The Attila from the German brand Hyberg is a solid backpack based on the ultralight principle. at Ultralight the function is placed at the center of the design, everything unnecessary is deliberately omitted. This one achieves a low weight, but of course sacrifices conventional, possibly cherished features of "normal" backpacks.

The easiest way to save the most weight is with the backpack, the tent and the sleeping system. Therefore, one speaks of backpack, tent and sleep system of the "Big 3". The rule of thumb is "3 for 3", ie three kilograms for these three systems. The goal is to stay under one kilogram with each element.

The use of an Ultralight backpack requires some know-how, which replaces the missing features. For example, a complex and heavy carrying frame is not required, but it is no longer necessary with ultralight equipment and the knowledge of how to pack such a backpack.

A typical feature of ultralight rucksacks is the large mesh pocket on the front. Here you will find all the space you want to have at your fingertips: the daily ration, the rain jacket, sunscreen, toilet paper or the wet tent.

Additional outer pockets on the sides and on the hip belt pick up the things that you want to have on hand without stopping. These are, for example, the drinking bottle, snacks such as cereal bars, sunglasses, camera or smartphone.

At a glance

  • 570 grams
  • 210D Dyneema X Gridstop, coated with acrylate / 70D Ripstop Nylon in the upper part
  • 55 liters complete with outer pockets, 49 liters in the main compartment
  • Mesh pocket on the front, two side pockets, two pockets on the hip belt
  • Foam pad removable back
  • Rolltop closure
  • compatible for hydration bladder

Material and construction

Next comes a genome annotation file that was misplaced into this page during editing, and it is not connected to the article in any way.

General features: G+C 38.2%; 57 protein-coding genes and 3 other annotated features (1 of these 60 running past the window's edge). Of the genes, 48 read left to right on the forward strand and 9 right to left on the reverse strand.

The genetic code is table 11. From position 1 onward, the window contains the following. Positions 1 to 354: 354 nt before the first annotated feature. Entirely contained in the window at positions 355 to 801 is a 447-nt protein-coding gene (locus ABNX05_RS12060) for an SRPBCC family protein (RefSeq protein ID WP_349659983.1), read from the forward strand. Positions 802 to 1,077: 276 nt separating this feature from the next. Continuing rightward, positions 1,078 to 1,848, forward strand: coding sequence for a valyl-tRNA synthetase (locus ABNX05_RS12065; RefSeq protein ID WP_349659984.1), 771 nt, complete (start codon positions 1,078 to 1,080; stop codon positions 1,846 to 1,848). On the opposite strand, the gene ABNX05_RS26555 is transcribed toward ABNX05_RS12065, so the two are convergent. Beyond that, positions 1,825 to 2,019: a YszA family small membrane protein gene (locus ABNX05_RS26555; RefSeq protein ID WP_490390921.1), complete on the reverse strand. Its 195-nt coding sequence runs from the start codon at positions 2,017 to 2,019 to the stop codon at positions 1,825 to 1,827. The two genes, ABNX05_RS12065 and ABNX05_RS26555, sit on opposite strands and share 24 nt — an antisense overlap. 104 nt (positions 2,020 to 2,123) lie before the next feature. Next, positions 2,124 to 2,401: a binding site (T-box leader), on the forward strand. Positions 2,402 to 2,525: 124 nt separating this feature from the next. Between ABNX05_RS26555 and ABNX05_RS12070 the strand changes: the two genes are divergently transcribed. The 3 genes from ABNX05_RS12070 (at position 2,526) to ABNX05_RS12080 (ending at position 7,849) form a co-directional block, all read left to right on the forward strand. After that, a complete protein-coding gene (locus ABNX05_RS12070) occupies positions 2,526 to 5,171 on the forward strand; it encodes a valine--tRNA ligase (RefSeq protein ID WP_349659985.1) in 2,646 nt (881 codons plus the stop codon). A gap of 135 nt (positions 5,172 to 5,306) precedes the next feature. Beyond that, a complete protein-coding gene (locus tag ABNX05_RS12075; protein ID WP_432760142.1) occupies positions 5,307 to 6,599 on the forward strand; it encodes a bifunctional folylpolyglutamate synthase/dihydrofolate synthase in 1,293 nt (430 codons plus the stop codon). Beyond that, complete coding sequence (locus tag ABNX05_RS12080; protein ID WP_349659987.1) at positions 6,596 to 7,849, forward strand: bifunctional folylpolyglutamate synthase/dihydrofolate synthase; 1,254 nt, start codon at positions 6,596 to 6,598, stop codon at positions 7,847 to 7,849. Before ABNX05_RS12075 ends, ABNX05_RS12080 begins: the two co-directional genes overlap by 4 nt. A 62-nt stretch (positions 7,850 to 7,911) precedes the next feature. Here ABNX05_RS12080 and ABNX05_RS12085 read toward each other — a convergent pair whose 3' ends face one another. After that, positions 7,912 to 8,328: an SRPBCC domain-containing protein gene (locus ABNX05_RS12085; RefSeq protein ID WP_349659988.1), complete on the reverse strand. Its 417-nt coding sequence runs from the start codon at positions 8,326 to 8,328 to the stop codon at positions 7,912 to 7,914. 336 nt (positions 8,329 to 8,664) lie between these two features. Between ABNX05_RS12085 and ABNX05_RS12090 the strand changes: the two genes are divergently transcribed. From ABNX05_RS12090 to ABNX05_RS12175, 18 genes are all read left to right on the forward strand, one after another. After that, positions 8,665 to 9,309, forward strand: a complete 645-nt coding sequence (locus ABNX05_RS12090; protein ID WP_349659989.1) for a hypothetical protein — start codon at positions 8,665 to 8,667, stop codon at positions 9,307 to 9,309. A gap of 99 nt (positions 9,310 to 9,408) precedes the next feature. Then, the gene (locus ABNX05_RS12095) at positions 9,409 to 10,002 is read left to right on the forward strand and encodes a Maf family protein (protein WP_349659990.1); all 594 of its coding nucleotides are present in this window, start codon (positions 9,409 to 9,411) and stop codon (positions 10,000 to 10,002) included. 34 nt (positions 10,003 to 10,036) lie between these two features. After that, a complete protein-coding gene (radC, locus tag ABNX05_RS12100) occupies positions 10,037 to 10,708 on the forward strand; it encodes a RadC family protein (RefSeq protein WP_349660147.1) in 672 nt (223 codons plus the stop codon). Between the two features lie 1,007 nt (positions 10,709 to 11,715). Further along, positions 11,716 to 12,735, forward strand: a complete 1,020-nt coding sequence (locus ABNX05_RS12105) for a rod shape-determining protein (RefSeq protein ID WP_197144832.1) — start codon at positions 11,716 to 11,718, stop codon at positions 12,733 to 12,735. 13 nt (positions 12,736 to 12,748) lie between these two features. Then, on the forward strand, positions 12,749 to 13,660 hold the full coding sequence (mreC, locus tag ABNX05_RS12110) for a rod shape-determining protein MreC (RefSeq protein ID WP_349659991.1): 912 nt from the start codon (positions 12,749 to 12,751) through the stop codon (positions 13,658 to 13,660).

The Attila was Hyberg's first backpack. Meanwhile, it is available in three variants, which differ by the material used. We chose the Attila LM because it is a good compromise between weight and price. With 160 € is namely quite affordable, and compared to the typical backpacks from US cottages, for which may have to be paid even inches, the price is hard to beat. The Attila is also made of Cuben Fiber (Dyneema Composite Fiber Hybrid). This makes the backpack about 15 grams lighter, but these 15 grams cost 100 € more. Of course, besides low weight, the cuben has other advantages, for example, the material is completely waterproof, and the backpack should also be a bit more robust.

The Hyberg Attila holds a total of 55 liters and weighs 570 grams in the back length M and comes without carrying frame. The removable, thin padding on the back provides stiffening and comfort. The shoulder straps and waistbelt are also padded.

The body of about 49 liters is made of 210D Dyneema X Gridstop and in the upper part of 70D Ripstop Nylon. At the front there is a large mesh bag. Unfortunately, the net bag is not made of elastic material, which would expand the maximum storage space even more. The two side pockets are big enough to hold one large water bottle each. While walking you get to the water bottles also (reasonably) well. Two more small pockets are attached to the hipbelt and are big enough for snacks, smartphones and small items. Thus, the Attila comes to a total volume of about 55 liters.

The backpack is prepared for receiving a hydration bladder and is closed by roll-top closure. Compression straps on the sides and on the roll top ensure a close, direct fit on the body. Through the roll top closure, the volume of the backpack can be varied very well, because he "grows" so to speak. So on the way you can store your shopping well, and with time you just roll in a little further, until the next purchase. The closure is rolled and closed at the sides by means of a snap-in buckle, on the top leads another webbing, which also provides vertical compression - you can also easily clamp a mattress or jacket underneath.

Conclusion

Hyberg offers the Attila solid workmanship for an excellent price. The volume of the backpack is more than enough for ultralight touring and has reserves for the Resupply on the go. There is nothing wrong with the quality of the materials and workmanship.

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